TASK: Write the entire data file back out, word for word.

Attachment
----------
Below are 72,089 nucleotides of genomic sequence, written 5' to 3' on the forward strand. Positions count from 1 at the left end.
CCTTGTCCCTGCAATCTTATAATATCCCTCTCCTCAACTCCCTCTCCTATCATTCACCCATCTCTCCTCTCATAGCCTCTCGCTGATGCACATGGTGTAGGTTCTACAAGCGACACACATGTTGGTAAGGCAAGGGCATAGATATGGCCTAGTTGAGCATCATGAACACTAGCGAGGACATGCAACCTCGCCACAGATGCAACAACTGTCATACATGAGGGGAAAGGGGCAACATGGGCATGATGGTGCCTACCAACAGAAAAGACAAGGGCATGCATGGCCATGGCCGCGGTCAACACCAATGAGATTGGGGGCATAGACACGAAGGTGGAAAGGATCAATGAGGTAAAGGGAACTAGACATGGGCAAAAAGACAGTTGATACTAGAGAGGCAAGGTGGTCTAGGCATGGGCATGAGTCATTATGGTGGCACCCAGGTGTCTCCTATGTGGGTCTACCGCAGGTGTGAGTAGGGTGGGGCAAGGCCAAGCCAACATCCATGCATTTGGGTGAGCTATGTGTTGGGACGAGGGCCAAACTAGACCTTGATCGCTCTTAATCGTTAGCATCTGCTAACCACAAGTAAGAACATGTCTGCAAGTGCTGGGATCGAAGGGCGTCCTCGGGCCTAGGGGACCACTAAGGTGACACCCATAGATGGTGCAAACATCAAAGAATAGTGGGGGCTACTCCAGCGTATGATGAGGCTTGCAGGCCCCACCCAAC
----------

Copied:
Below are 72,089 nucleotides of genomic sequence, written 5' to 3' on the forward strand. Positions count from 1 at the left end.
CCTTGTCCCTGCAATCTTATAATATCCCTCTCCTCAACTCCCTCTCCTATCATTCACCCATCTCTCCTCTCATAGCCTCTCGCTGATGCACATGGTGTAGGTTCTACAAGCGACACACATGTTGGTAAGGCAAGGGCATAGATATGGCCTAGTTGAGCATCATGAACACTAGCGAGGACATGCAACCTCGCCACAGATGCAACAACTGTCATACATGAGGGGAAAGGGGCAACATGGGCATGATGGTGCCTACCAACAGAAAAGACAAGGGCATGCATGGCCATGGCCGCGGTCAACACCAATGAGATTGGGGGCATAGACACGAAGGTGGAAAGGATCAATGAGGTAAAGGGAACTAGACATGGGCAAAAAGACAGTTGATACTAGAGAGGCAAGGTGGTCTAGGCATGGGCATGAGTCATTATGGTGGCACCCAGGTGTCTCCTATGTGGGTCTACCGCAGGTGTGAGTAGGGTGGGGCAAGGCCAAGCCAACATCCATGCATTTGGGTGAGCTATGTGTTGGGACGAGGGCCAAACTAGACCTTGATCGCTCTTAATCGTTAGCATCTGCTAACCACAAGTAAGAACATGTCTGCAAGTGCTGGGATCGAAGGGCGTCCTCGGGCCTAGGGGACCACTAAGGTGACACCCATAGATGGTGCAAACATCAAAGAATAGTGGGGGCTACTCCAGCGTATGATGAGGCTTGCAGGCCCCACCCAAC